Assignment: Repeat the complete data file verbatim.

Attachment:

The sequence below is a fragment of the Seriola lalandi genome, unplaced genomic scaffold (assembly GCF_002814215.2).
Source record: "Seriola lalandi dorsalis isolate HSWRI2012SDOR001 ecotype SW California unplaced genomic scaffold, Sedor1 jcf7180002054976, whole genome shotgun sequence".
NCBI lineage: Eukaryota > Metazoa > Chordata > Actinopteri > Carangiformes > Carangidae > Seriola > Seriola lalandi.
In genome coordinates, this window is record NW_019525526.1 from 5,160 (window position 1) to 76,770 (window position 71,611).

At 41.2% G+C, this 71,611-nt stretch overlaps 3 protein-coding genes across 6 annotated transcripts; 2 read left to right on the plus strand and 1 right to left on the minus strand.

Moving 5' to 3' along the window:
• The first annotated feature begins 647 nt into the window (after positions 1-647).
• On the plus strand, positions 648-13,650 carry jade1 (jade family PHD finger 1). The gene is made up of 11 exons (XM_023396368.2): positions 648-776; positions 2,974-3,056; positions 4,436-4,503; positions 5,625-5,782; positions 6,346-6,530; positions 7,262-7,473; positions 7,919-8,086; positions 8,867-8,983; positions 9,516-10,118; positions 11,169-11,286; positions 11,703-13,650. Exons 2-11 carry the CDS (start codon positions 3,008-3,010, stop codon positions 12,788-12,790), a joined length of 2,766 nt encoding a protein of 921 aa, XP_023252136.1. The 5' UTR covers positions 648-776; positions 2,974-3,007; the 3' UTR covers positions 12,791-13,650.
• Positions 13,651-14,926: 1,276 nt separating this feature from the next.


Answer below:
The sequence below is a fragment of the Seriola lalandi genome, unplaced genomic scaffold (assembly GCF_002814215.2).
Source record: "Seriola lalandi dorsalis isolate HSWRI2012SDOR001 ecotype SW California unplaced genomic scaffold, Sedor1 jcf7180002054976, whole genome shotgun sequence".
NCBI lineage: Eukaryota > Metazoa > Chordata > Actinopteri > Carangiformes > Carangidae > Seriola > Seriola lalandi.
In genome coordinates, this window is record NW_019525526.1 from 5,160 (window position 1) to 76,770 (window position 71,611).

At 41.2% G+C, this 71,611-nt stretch overlaps 3 protein-coding genes across 6 annotated transcripts; 2 read left to right on the plus strand and 1 right to left on the minus strand.

Moving 5' to 3' along the window:
• The first annotated feature begins 647 nt into the window (after positions 1-647).
• On the plus strand, positions 648-13,650 carry jade1 (jade family PHD finger 1). The gene is made up of 11 exons (XM_023396368.2): positions 648-776; positions 2,974-3,056; positions 4,436-4,503; positions 5,625-5,782; positions 6,346-6,530; positions 7,262-7,473; positions 7,919-8,086; positions 8,867-8,983; positions 9,516-10,118; positions 11,169-11,286; positions 11,703-13,650. Exons 2-11 carry the CDS (start codon positions 3,008-3,010, stop codon positions 12,788-12,790), a joined length of 2,766 nt encoding a protein of 921 aa, XP_023252136.1. The 5' UTR covers positions 648-776; positions 2,974-3,007; the 3' UTR covers positions 12,791-13,650.
• Positions 13,651-14,926: 1,276 nt separating this feature from the next.